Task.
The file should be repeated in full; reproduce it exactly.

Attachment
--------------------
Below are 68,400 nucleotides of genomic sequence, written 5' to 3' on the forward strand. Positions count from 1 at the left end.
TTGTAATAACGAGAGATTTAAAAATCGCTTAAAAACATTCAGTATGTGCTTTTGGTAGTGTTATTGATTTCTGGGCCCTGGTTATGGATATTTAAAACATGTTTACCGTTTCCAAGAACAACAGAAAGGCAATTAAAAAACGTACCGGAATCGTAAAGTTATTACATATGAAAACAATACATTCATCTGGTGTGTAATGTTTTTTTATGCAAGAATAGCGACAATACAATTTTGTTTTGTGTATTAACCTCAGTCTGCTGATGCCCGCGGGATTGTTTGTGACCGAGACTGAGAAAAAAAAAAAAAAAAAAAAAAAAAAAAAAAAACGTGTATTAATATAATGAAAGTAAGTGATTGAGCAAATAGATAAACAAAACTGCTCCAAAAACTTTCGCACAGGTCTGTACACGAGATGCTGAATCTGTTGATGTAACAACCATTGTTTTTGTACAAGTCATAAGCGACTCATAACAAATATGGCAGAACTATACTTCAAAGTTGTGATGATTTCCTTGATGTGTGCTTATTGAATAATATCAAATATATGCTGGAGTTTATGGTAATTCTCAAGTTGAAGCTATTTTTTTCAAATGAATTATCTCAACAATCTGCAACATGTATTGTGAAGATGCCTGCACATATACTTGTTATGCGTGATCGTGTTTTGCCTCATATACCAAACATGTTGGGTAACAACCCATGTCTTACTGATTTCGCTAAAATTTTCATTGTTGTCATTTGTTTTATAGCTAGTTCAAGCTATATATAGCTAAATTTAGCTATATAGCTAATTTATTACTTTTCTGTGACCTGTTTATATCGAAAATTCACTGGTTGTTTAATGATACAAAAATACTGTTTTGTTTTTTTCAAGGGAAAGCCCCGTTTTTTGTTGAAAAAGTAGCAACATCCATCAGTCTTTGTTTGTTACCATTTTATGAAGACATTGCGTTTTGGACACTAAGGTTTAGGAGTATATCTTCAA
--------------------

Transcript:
Below are 68,400 nucleotides of genomic sequence, written 5' to 3' on the forward strand. Positions count from 1 at the left end.
TTGTAATAACGAGAGATTTAAAAATCGCTTAAAAACATTCAGTATGTGCTTTTGGTAGTGTTATTGATTTCTGGGCCCTGGTTATGGATATTTAAAACATGTTTACCGTTTCCAAGAACAACAGAAAGGCAATTAAAAAACGTACCGGAATCGTAAAGTTATTACATATGAAAACAATACATTCATCTGGTGTGTAATGTTTTTTTATGCAAGAATAGCGACAATACAATTTTGTTTTGTGTATTAACCTCAGTCTGCTGATGCCCGCGGGATTGTTTGTGACCGAGACTGAGAAAAAAAAAAAAAAAAAAAAAAAAAAAAAAAAACGTGTATTAATATAATGAAAGTAAGTGATTGAGCAAATAGATAAACAAAACTGCTCCAAAAACTTTCGCACAGGTCTGTACACGAGATGCTGAATCTGTTGATGTAACAACCATTGTTTTTGTACAAGTCATAAGCGACTCATAACAAATATGGCAGAACTATACTTCAAAGTTGTGATGATTTCCTTGATGTGTGCTTATTGAATAATATCAAATATATGCTGGAGTTTATGGTAATTCTCAAGTTGAAGCTATTTTTTTCAAATGAATTATCTCAACAATCTGCAACATGTATTGTGAAGATGCCTGCACATATACTTGTTATGCGTGATCGTGTTTTGCCTCATATACCAAACATGTTGGGTAACAACCCATGTCTTACTGATTTCGCTAAAATTTTCATTGTTGTCATTTGTTTTATAGCTAGTTCAAGCTATATATAGCTAAATTTAGCTATATAGCTAATTTATTACTTTTCTGTGACCTGTTTATATCGAAAATTCACTGGTTGTTTAATGATACAAAAATACTGTTTTGTTTTTTTCAAGGGAAAGCCCCGTTTTTTGTTGAAAAAGTAGCAACATCCATCAGTCTTTGTTTGTTACCATTTTATGAAGACATTGCGTTTTGGACACTAAGGTTTAGGAGTATATCTTCAA